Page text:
writer/director Zoë Cassavettes is the latest to make a mark from a famous cinematic family.
Her mother is actress Gena Rowlands (who does a cameo as the main
character's mother.) Father is the respected late
writer/director/actor John Cassavettes. (In fact, Zoë made her film
debut — playing a baby — in her parents' 1971 film Minnie and Moskowitz.)
Brother Nick has also written and directed a few times.
Zoë has inherited the
family's talent for taking sometimes uncomfortably personal looks at the
complicated lives of city-dwellers. Also like many of the films
created by her family, her movie is consistently interesting, artistic and
well done, but not quite as good as it could be.
is the story of Nora (Parker Posey), a career
woman in her 30s who is extremely competent at her job as the social
director of an upscale New York hotel. Her job isn't making her happy
anymore and her love life is a complete disaster.
Not exactly the most
original storyline, but Broken English does have an interesting and
surprising point of view which often saves it from turning clichéd. We
watch Nora go through a series of disastrous short-lived relationships
before she meets Julien (Melvil Poupaud), a charming French man who is also living through a romantic
hell (his girlfriend dumped him after he went to New York to be with her.)
We never doubt for a second
that Julien is the right man for her, but with her inability
to to trust allows him to return to France without her despite the fact that
he invited her to accompany him.
However, the sense of
possible loss forces Nora to completely rethink her life, and in a frankly
slightly over-the-top reassessment of her life she quits her job and talks
her best friend (Drea DeMatteo) into accompanying her to Paris to find her lost
This plan is not exactly
well thought out. She has his phone number — and yet she doesn't
bother to call him to let him know she is coming. When she gets to the
City of Lights, she quickly loses the piece of paper with his number (which
makes no sense because it should have been the most important thing she
brought on the trip — and why didn't she program his number into her cell
Interestingly, this plot
loophole is where the film becomes its most intriguing. In Paris with
no idea how to find Julien, Nora just starts wandering the streets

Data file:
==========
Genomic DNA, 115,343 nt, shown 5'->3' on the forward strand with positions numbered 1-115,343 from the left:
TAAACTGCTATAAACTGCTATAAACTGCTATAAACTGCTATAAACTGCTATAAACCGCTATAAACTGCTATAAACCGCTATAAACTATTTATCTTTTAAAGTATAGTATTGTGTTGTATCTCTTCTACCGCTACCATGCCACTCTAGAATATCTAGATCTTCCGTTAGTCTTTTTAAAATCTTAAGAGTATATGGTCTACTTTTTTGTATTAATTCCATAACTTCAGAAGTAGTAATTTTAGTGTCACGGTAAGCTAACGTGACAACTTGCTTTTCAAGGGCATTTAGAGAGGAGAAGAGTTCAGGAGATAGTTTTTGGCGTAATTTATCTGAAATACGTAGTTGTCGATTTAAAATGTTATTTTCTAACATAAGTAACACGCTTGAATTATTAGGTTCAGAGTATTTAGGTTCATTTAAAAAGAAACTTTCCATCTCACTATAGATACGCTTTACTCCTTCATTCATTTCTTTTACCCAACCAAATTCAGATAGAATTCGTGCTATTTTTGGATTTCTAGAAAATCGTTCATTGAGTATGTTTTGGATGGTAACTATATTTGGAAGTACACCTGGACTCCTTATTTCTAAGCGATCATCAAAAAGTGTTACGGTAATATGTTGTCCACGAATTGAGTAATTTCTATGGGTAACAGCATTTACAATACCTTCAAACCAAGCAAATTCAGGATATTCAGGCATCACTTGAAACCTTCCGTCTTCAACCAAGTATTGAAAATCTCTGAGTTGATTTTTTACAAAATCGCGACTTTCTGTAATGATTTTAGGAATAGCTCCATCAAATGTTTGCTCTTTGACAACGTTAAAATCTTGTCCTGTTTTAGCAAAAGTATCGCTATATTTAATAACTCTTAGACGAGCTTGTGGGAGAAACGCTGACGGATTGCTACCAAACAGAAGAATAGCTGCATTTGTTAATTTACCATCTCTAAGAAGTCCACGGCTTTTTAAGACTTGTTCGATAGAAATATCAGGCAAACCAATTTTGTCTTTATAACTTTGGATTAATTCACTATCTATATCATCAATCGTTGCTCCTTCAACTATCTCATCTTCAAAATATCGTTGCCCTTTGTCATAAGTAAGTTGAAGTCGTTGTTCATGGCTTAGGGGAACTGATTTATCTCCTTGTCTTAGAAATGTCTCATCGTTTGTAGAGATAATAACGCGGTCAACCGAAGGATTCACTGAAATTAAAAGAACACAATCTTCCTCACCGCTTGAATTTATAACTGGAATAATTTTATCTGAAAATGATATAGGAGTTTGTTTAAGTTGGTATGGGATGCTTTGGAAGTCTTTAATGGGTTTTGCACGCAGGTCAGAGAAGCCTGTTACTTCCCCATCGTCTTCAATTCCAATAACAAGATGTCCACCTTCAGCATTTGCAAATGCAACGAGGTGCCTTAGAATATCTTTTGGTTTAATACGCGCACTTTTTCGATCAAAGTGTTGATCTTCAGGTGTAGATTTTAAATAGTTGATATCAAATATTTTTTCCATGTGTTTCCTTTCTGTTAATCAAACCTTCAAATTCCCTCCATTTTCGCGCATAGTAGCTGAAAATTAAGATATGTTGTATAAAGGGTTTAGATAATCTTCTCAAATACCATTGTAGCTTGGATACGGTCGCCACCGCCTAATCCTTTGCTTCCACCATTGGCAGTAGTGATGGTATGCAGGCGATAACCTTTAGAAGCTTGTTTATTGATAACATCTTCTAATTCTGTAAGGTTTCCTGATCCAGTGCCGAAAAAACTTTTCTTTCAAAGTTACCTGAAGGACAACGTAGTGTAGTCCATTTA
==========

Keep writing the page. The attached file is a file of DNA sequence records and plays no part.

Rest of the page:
aimlessly. She has almost no chance of finding the man, but along the
way she finds herself. Nora loses some of the desperate need for a
relationship and learns how to love herself from French people she meets along the way. This section takes the
plot into interesting and
unexpected directions and gives the plot a weight and significance that it
had only hinted at previously.
I'm not sure exactly why
this film was called Broken English — other than to give them a
chance to do a cover of the trés-cool Marianne Faithfull song of the
same name over the closing credits. (Which I suppose is a good enough
excuse.) Yes, there are a couple of awkward gags where Nora
misunderstands words in French accents (thinking "hungry" is "angry" and
"happiness" is "have penis"), but those are just throwaway moments.
Strangely, the film ends on
a very odd note. Broken English uses the exact same last two
lines of dialogue as Before Sunset, another (and frankly, a
better) film with a similar storyline — about an American running into a
French lover in Paris. For the record, the lines were:
to miss your plane."
Fade to black. Roll
credits. Broken English repeats this word for word, action for
Now I'm not saying every
audience in the world will notice this little crib. Hell, giving her
the benefit of the doubt, perhaps Cassavettes wasn't even aware of it.
However, bringing the memory of Before Sunset to mind did Broken
English no favors in my book, it just reminded me how much more likable
and complex the characters in the other film were. Frankly, it was
unneeded, because I liked the film just fine on its own before the
connection was made. It was an unnecessary distraction for an
otherwise interesting film.
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Posted: July 2, 2007.